08/06/2017 9:53 AM AEST | Updated 08/06/2017 10:00 AM AEST

Here's A Timeline Of Events That Led Up To James Comey's Testimony

Former FBI Director James Comey is set to testify Thursday before the Senate Intelligence Committee, marking his first public comments since President Donald Trump fired him in early May.

The hearing is expected to focus on whether Trump tried to interfere with the FBI’s ongoing investigation into whether the president’s campaign team colluded with Russian officials in an attempt to sway the outcome of the 2016 election. 

To help you keep all of the details straight, here’s a timeline of what has happened between the president and Comey since the beginning of this year. 

Jan. 6 

Comey and other intelligence leaders meet with the president-elect at Trump Tower to brief him on findings that indicated Russia acted to interfere in the election. 

After that briefing, Comey pulls Trump aside and privately briefs him on an unverified intelligence dossier prepared by a former British spy that contains provocative allegations about how Russian officials had been cultivating Trump for years and had gathered compromising material about him. 

“The IC [intelligence community] leadership thought it important, for a variety of reasons, to alert the incoming President to the existence of this material, even though it was salacious and unverified,” Comey later writes in the testimony he prepared for Thursday’s hearing. “Among those reasons were: (1) we knew the media was about to publicly report the material and we believed the IC should not keep knowledge of the material and its imminent release from the President-Elect; and (2) to the extent there was some effort to compromise an incoming President, we could blunt any such effort with a defensive briefing.”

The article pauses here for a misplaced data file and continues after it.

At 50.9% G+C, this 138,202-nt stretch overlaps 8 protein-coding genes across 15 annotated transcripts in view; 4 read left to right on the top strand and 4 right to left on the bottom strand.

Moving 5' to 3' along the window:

Jan. 10

CNN and BuzzFeed publish reports on the unverified dossier and its contents.  

Jan. 22

Two days after Trump’s inauguration, he attends a reception for law enforcement and security officials at the White House. Comey is in attendance. As Reuters reported:

Trump saw Comey in the audience and called out to him. Comey then strode up to Trump, who shook his hand and gave him a hug.

“He’s become more famous than me,” Trump said with a chuckle.

The New York Times reported further details of this meeting on May 18: 

Mr. Comey — who is 6 feet 8 inches tall and was wearing a dark blue suit that day – told [Benjamin] Wittes that he tried to blend in with the blue curtains in the back of the room, in the hopes that Mr. Trump would not spot him and call him out.

Joshua Roberts / Reuters
President Donald Trump greets FBI Director James Comey at the Inaugural Law Enforcement Officers and First Responders Reception in the Blue Room of the White House on Jan. 22.

Jan. 27

Trump invites Comey to the White House for a private dinner. According to Comey’s account of the meal, Trump asks Comey whether he plans to stay in his role as FBI director. 

Comey assures the president that he intends to serve the remainder of his term and adds that he is “not on anybody’s side politically.” 

The conversation takes an “awkward” turn, according to Comey. As he writes in his prepared testimony